Practical issues for interest withholding tax and section 128F

At the 2018 Financial Services Taxation Conference in February, Ian Kellock and Bronwyn Kirkwood (both Ashurst), presented the session ‘Practical issues for interest withholding tax and section 128F’. 
The session provided an overview of the Australian interest withholding tax (IWT), the public offer test exemption from IWT under section 128F, and the exemption from IWT available to financial institutions under some of Australia's double tax agreements.

In 2019, Ian and Bronwyn will return to the Financial Services Conference to provide an update in the session ‘Interest Withholding Tax – Common Issues’, looking at practical IWT issues using examples and case studies, as well as where things stand with proposals to reform IWT.

We excerpt Ian and Bronwyn’s original paper from earlier this year in this post.

An overview of interest withholding tax 

Australia imposes IWT of 10% on interest paid by Australian resident borrowers not acting at or through a permanent establishment outside Australia, or non-resident borrowers carrying on business in Australia at or through a permanent establishment in Australia, (together, Australian Borrowers).

IWT is imposed to either non-resident lenders not deriving interest in carrying on business at or through a permanent establishment in Australia, or Australian resident lenders deriving interest in carrying on business at or through a permanent establishment outside Australia, (together, Offshore Lenders).

IWT can also apply to interest paid in relation to other relationships, for example, interest paid by an Australian guarantor to an Offshore Lender or interest paid by an Australian debtor to an offshore supplier. The focus of this paper will be on interest paid in respect of borrower/lender relationships.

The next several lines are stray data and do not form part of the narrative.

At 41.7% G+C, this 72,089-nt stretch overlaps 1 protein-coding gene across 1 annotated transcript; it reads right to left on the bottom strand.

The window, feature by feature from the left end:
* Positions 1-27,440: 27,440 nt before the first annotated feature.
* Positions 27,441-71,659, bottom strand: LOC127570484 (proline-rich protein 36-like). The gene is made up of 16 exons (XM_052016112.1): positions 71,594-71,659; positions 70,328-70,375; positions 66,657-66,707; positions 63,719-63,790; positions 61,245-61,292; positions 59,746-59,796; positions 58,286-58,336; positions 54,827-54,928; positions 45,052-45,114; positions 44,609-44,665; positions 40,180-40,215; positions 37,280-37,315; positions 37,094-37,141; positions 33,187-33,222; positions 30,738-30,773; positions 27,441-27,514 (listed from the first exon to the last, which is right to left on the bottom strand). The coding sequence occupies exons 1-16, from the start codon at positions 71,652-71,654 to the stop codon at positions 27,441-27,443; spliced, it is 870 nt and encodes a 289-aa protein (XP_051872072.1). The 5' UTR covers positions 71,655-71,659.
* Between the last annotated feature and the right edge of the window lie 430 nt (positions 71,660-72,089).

Although the liability to pay IWT rests with the non-resident payee (e.g. the Offshore Lender), 3 an obligation to withhold and remit to the Australian Taxation Office the amount of IWT is imposed on an Australian resident payer of interest (e.g. the Australian Borrower) under Subdivision 12-F of Schedule 1 of the Taxation Administration Act 1953 (the TAA). The payer must withhold an amount under Subdivision 12-F of Schedule 1 of the TAA from a payment of interest if: the payee has an address outside Australia according to any record that is in the payer's possession, or that is kept or maintained on the payer's behalf; or b. the payer is authorised to pay the interest at a place outside Australia.

However, an amount is not required to be withheld if no IWT is payable in respect of the interest. This would include circumstances where a relevant exemption applies, such as the public offer test exemption under section 128F (discussed further below and in the paper) and the double tax agreement exemption for financial institutions resident in certain jurisdictions (discussed further below and in the paper).

Penalties may be applied against Australian resident payers that fail to withhold and remit the required amounts to the ATO and the payer may also commit an offence. Further, no deduction is allowed to the borrower in respect of an interest payment until the relevant amount has been withheld and the withheld amount remitted to the Australian Taxation Office.

Section 128F exemption 

An exemption from the requirement to pay interest withholding tax is available if the requirements of section 128F are satisfied.

Ian and Bronwyn note in the paper that, broadly, the exemption can apply to interest paid by a company (or certain trusts) if the company paying the interest is an Australian Borrower both at the time the relevant debenture or debt interest is issued and at the time the interest is paid. The interest must relate to either a debenture (e.g. note or bond) or a "debt interest" (which includes certain syndicated loans of over $100m). The debenture or debt interest must be offered in a manner that satisfies the "public offer test".